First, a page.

This section is part of Hyatt Moore's final project report on Procedural Noise. Here, I chose to examine the Perlin Noise algorithm in greater detail by implementing it in Matlab. The process and results are provided in the following sections.
What is Perlin Noise?
Loosely, Perlin Noise can be described as a means to roughen up the smooth edges and make a computer generated surface look more realistic. This "texture mapping" technique was quickly adopted for use in the film industry; you've probably seen the results in movies such as Jurassic Park, Terminator 2, The Lion King and, yes, Toy Story. The Perlin Noise technique is now routinely used in major software systems ranging from 3-D rendering software such as Softimage and Renderman to image processing in Photoshop, and even appears as a hardware instruction on the Intel Pentium MMX chip. (from [site:http://www.nyu.edu/its/pubs/connect/archives/99fall/lewisimprov.html])
Matlab is an interpretive language, which helps with the development process, but suffers at a lack of speed. It does not offer a practical means of implementing Perlin noise for special effects where speed is a priority. Generating a single channel of noise over a 256x256 took roughly 10 seconds on my first implementation. I was able to double the speed and reduce the time to 5-seconds, but this is still horribly impractical. Never-the-less, Matlab offers a variety of tools by which to examine and analyze the signals/textures that are produced.
The above plots are a 2D slice from a three dimensional implementation of Perlin noise, and are in fact copies of the same run. The color difference between them is a result of using Matlab's jet colormap to highlight the changes. These results are much more stimulating than the traditional uniform noise, be it single channel or not, as compared below.
One of the great advantages of Perlin noise is its scalability. The literature on Perlin noise refers to this scalability in terms of octaves. To demonstrate this several 256x256 pixel views of Perlin noise were generated covering different grid sizes or lattices. A very large grid size looks similar to white noise, yet narrowing down to a small grid with increased sampling (i.e. the same number of sample points but over a smaller area) provides whatever level of detail necessary.
The necessity for using pseudorandom numbers for noise in special effects over true random noise is exemplified in the above plots. A black and white version of the same results is shown on the Lattice Gradient Noises section of the Categories page.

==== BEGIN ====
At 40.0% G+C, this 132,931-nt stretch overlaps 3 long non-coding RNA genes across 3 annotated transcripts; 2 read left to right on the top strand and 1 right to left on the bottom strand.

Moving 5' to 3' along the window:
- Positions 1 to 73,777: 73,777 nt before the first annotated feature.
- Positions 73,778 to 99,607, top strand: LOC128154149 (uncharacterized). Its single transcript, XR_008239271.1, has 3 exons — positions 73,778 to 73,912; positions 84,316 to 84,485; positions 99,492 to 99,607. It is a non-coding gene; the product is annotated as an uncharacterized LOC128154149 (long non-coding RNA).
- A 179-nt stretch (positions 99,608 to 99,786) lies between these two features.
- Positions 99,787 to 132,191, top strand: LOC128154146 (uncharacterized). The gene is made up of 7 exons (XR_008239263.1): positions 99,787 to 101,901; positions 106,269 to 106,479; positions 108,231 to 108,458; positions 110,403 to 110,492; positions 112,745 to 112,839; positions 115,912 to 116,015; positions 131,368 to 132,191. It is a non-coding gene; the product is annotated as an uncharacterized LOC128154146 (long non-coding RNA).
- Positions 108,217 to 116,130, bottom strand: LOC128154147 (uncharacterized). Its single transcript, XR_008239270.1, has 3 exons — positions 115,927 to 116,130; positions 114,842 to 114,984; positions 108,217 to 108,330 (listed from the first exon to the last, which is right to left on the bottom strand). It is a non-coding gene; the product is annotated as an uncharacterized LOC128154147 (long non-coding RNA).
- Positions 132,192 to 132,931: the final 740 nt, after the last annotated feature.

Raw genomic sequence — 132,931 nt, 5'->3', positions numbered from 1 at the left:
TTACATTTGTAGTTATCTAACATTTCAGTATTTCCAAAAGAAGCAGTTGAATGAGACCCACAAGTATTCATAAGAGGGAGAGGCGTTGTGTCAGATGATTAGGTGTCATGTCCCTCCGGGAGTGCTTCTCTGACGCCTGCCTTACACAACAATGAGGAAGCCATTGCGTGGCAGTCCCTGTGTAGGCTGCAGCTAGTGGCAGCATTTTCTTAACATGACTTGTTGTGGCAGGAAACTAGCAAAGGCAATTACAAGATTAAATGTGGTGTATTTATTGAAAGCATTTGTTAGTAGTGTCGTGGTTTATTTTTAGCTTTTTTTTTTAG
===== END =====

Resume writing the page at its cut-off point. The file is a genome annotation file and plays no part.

While Perlin's noise is interesting, further perturbation or distortion is helpful in creating more visually pleasing effects.
Fortunately, there have been a variety of ways that Perlin noise is implemented in special effects. Noise has been used in the synthesis of both textures and hypertextures, as well as creating animation paths for gasses and fluids, and more recently human motion. This section covers just a few examples of how Perlin noise has been used.
The majority of special effects require some method of distorting the noise first to make it to alter it from its original form and then applying some further procedure to shape the desired outcome and content, whether it be a texture or an animation. A variety of turbulence, perturbation, and flow functions have come out over the years to accomplish this task.
A common turbulence function, designed by Perlin and implemented here in Matlab, is given below.
function x = turbulence(pos, pixel_size) x=0; scale = 1; while(scale>pixel_size) pos = pos/scale; x = x + noise(pos)*scale; scale = scale/2; end;
At the same time that Perlin's noise was published (in 1985), Ken Perlin also showed how it could be used to create marble textures by using his noise function in conjunction with a turbulence function and a marble coloring function. The results from this algorithm in a Matlab implementation are shown below.
The initial marble texture was too blocky for my taste, and so I have shown the results of low pass filtering this result with several different averaging kernels of increasing size. There is of course some trade off between the detail and smoothness between the kernel sizes.
The Matlab implementation for generating the Marble color, based on Perlin's initial aglorithm, is provided here.
function rgb = marble(pos) rgb = zeros(1,3); x = sin((pos(2)+3.0*turbulence(pos,0.0125))*pi); x = sqrt(x+1)*.7071; rgb(2)=.3+.8*x; x = sqrt(x); rgb(1)= .3 + .6*x; rgb(3)= .6 + .4*x;
In the above code, pos is a three element vector consiting of x,y,z coordinates, and rgb is a 3 element vector consisting of red, green, and blue values ([0, 1]) for the given position pos.
An animation of the Marble forming was rendered at 15 FPS for 30 seconds at 128x128 resolution. A 60 second version was made at 256x256 initially, but failed after hour 10 of rendering. Needless to say, while Matlab is very helpful in developing concepts and algorithms it is not the best tool to use for production work.
A few screen shots of the original 256x256 version are shown here.
Ebert discussed how a glow factor can be introduced to give the appearance of heating and cooling of the marble can be seen as it bands together over time. The results of this experiment were captured in the following short .mov clip.
Although not realistic, the effect does add a nice touch to the animation.
Analysis and Summary
There is definitely a lot to cover when it comes to noise, and while the field is still growing at an incredible rate it is interesting to see that Perlin noise remains a dominant player in the field. This is most likely due to its speed and relative simplicity. In future work I hope to explore some of the other noise functions listed here, particularly Gabor noise, and take a further look at different ways noise is being used. And of course I would like to further explore my own new noise kernel, kernel Hyatt as shown on the categories page.